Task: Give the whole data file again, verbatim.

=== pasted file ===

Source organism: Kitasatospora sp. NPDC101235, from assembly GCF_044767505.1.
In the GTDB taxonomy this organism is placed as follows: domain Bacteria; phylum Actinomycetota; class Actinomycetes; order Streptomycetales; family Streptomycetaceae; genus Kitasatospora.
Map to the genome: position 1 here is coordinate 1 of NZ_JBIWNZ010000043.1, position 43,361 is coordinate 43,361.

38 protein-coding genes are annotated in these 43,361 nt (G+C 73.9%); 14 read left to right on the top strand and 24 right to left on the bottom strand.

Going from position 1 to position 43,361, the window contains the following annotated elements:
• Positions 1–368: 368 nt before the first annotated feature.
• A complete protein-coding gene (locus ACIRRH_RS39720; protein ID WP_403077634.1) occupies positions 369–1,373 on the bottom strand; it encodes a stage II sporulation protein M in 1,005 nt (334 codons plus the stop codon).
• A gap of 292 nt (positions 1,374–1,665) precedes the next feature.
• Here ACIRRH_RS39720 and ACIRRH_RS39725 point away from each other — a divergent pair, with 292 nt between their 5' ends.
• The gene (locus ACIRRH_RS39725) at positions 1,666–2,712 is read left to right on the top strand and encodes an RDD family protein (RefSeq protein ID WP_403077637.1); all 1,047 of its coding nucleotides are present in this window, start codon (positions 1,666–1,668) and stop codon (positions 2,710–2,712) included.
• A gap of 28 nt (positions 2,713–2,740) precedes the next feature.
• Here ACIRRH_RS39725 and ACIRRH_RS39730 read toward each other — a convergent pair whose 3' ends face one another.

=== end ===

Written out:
Source organism: Kitasatospora sp. NPDC101235, from assembly GCF_044767505.1.
In the GTDB taxonomy this organism is placed as follows: domain Bacteria; phylum Actinomycetota; class Actinomycetes; order Streptomycetales; family Streptomycetaceae; genus Kitasatospora.
Map to the genome: position 1 here is coordinate 1 of NZ_JBIWNZ010000043.1, position 43,361 is coordinate 43,361.

38 protein-coding genes are annotated in these 43,361 nt (G+C 73.9%); 14 read left to right on the top strand and 24 right to left on the bottom strand.

Going from position 1 to position 43,361, the window contains the following annotated elements:
• Positions 1–368: 368 nt before the first annotated feature.
• A complete protein-coding gene (locus ACIRRH_RS39720; protein ID WP_403077634.1) occupies positions 369–1,373 on the bottom strand; it encodes a stage II sporulation protein M in 1,005 nt (334 codons plus the stop codon).
• A gap of 292 nt (positions 1,374–1,665) precedes the next feature.
• Here ACIRRH_RS39720 and ACIRRH_RS39725 point away from each other — a divergent pair, with 292 nt between their 5' ends.
• The gene (locus ACIRRH_RS39725) at positions 1,666–2,712 is read left to right on the top strand and encodes an RDD family protein (RefSeq protein ID WP_403077637.1); all 1,047 of its coding nucleotides are present in this window, start codon (positions 1,666–1,668) and stop codon (positions 2,710–2,712) included.
• A gap of 28 nt (positions 2,713–2,740) precedes the next feature.
• Here ACIRRH_RS39725 and ACIRRH_RS39730 read toward each other — a convergent pair whose 3' ends face one another.